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PISUM sativum var. macrocarpon

Image of Pisum sativum var. macrocarpon

Family

Fabaceae

Botanical Name

PISUM sativum var. macrocarpon

Plant Common Name

Snow Pea

General Description

Few cool season crops are as satisfying as the humble garden pea. Peas have been cultivated for their edible seeds and pods for thousands of years. Snow, or mangetout, peas are flat and eaten immature (pod and all). If harvested young, these peas are virtually stringless. They are favored in Asian cooking and often used in stir fry. Many cultivars reach maturity 60 days after seeding.

Pea plants are vines, though some have shrubbier habits. Their pale green leaves are compound. The stems are also lined with branched tendrils that curl around objects and help the fine pea stems climb. Some cultivars are semi-leafless to leafless and just have lots of curly tendrils. Mature plants produce lightly fragrant white, pink or lavender pea flowers. The blooms are produced in loose clusters on short stems among the foliage. Most modern pea cultivars are self-fertile. Edible pod types such as this are harvested when the pods are young and tender. Snow peas may have green or yellow pods.

Full sun and rich, friable soil with good drainage is needed for vigorous growth and fruit set. Peas are cool season vegetables, so in the north temperate zones they are planted in early spring as soon as the soil is workable or in fall, once temperatures are cool again. In southern, frost-free zones they are planted in winter. Pea seeds should be directly sown in the ground because seedlings do not transplant well. Overwatering seeds before they germinate can lead to seed rot. Most peas require staking or other support. Peas produce usable crops quickly. Seeds can be planted in weekly intervals for a longer harvest season, though once temperatures warm up plants will become stressed and stop producing.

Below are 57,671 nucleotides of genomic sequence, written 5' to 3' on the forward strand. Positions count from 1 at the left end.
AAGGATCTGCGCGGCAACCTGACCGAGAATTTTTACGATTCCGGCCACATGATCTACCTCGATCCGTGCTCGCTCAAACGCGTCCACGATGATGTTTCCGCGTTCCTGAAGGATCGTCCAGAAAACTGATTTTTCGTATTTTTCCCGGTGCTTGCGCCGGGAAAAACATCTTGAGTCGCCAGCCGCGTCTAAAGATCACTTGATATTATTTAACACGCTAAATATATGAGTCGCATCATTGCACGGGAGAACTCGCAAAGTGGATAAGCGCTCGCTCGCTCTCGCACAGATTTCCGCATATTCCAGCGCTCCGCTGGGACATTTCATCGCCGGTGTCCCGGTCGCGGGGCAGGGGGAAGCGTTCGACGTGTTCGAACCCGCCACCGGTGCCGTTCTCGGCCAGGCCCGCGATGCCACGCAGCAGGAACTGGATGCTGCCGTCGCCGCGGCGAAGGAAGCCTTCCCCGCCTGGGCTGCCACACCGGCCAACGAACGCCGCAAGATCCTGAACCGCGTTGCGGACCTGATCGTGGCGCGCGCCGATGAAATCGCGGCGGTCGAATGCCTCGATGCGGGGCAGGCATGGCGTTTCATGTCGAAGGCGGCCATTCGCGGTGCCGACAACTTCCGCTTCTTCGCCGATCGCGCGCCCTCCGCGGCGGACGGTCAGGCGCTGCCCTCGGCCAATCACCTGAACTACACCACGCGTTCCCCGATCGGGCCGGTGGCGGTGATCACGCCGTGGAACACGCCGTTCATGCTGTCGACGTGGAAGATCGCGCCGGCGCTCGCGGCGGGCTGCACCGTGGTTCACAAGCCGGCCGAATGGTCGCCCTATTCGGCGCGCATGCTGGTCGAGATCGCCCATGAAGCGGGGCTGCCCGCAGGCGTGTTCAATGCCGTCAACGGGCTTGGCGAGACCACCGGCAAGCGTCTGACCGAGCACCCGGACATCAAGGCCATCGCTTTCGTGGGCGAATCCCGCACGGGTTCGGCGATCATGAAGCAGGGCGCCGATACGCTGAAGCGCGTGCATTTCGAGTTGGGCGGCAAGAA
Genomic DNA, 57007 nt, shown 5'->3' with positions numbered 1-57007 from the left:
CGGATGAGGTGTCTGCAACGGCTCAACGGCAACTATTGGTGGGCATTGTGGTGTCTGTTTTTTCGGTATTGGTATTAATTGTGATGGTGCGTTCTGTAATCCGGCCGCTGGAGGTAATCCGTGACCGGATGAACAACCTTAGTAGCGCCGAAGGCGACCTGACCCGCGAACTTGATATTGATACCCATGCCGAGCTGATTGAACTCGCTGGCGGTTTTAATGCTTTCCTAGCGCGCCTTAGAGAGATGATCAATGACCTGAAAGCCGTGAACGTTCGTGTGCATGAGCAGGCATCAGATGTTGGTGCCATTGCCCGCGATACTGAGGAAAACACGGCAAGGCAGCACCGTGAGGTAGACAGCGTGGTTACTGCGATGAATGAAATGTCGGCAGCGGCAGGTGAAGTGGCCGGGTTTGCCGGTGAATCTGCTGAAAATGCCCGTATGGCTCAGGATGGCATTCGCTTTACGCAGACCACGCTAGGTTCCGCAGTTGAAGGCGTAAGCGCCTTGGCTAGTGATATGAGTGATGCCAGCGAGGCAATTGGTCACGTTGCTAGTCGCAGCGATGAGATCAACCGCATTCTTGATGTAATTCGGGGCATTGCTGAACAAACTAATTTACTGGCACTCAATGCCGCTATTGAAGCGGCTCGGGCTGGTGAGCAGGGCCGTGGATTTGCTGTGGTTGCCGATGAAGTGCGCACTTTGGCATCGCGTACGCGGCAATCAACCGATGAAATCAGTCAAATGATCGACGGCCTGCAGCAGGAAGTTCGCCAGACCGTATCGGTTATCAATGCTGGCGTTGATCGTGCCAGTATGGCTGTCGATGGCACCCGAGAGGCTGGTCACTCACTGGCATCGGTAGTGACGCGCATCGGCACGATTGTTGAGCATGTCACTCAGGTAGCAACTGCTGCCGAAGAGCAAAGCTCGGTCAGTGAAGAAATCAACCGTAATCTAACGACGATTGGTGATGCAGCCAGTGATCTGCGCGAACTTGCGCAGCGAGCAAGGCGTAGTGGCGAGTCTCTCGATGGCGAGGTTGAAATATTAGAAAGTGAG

Like most members of the bean family, peas have a mutually beneficial relationship with a bacterium called Rhizobium, which allows plants to add nitrogen to the soil. Seeds and plants often grow better if tossed in a commercially available Rhizobium inoculum before planting.

Characteristics

  • AHS Heat Zone

    12 - 1

  • Sunset Zone

    A1, A2, A3, H1, H2, 1a, 1b, 2a, 2b, 3a, 3b, 4, 5, 6, 7, 8, 9, 10, 11, 12, 13, 14, 15, 16, 17, 18, 19, 20, 21, 22, 23, 24

  • Plant Type

    Vegetable

  • Sun Exposure

    Full Sun, Partial Sun

  • Height

    1'-4' / 0.3m - 1.2m

  • Bloom Time

    Early Spring, Spring, Late Spring, Winter, Late Winter

  • Native To

    Europe, Mediterranean, Asia

Growing Conditions

  • Soil pH

    Neutral

  • Soil Drainage

    Well Drained

  • Soil type

    Clay, Loam, Sand

  • Growth Rate

    Fast

  • Water Requirements

    Average Water

  • Habit

    Vining/Climbing

  • Seasonal Interest

    Spring, Fall, Winter

Ornamental Features

  • Flower Interest

    Showy

  • Flower Color

    White, Pink, Lavender

  • Fruit Color

    Green

  • Foliage Color (Spring)

    Green, Gray Green

  • Foliage Color (Fall)

    Green, Gray Green

  • Foliage Color (Winter)

    Green, Gray Green

  • Fragrant Flowers

    Yes

  • Fragrant Fruit

    No

  • Fragrant Foliage

    No

  • Bark or Stem Fragrant

    No

  • Flower Petal Number

    Single

  • Repeat Bloomer

    Yes

  • Showy Fruit

    No

  • Edible Fruit

    Yes

  • Showy Foliage

    No

  • Foliage Texture

    Medium

  • Foliage Sheen

    Matte

  • Evergreen

    No

  • Showy Bark

    No

Special Characteristics

  • Usage

    Edible, Herb / Vegetable, Vine

  • Sharp or Has Thorns

    No

  • Invasive

    No

  • Self-Sowing

    Yes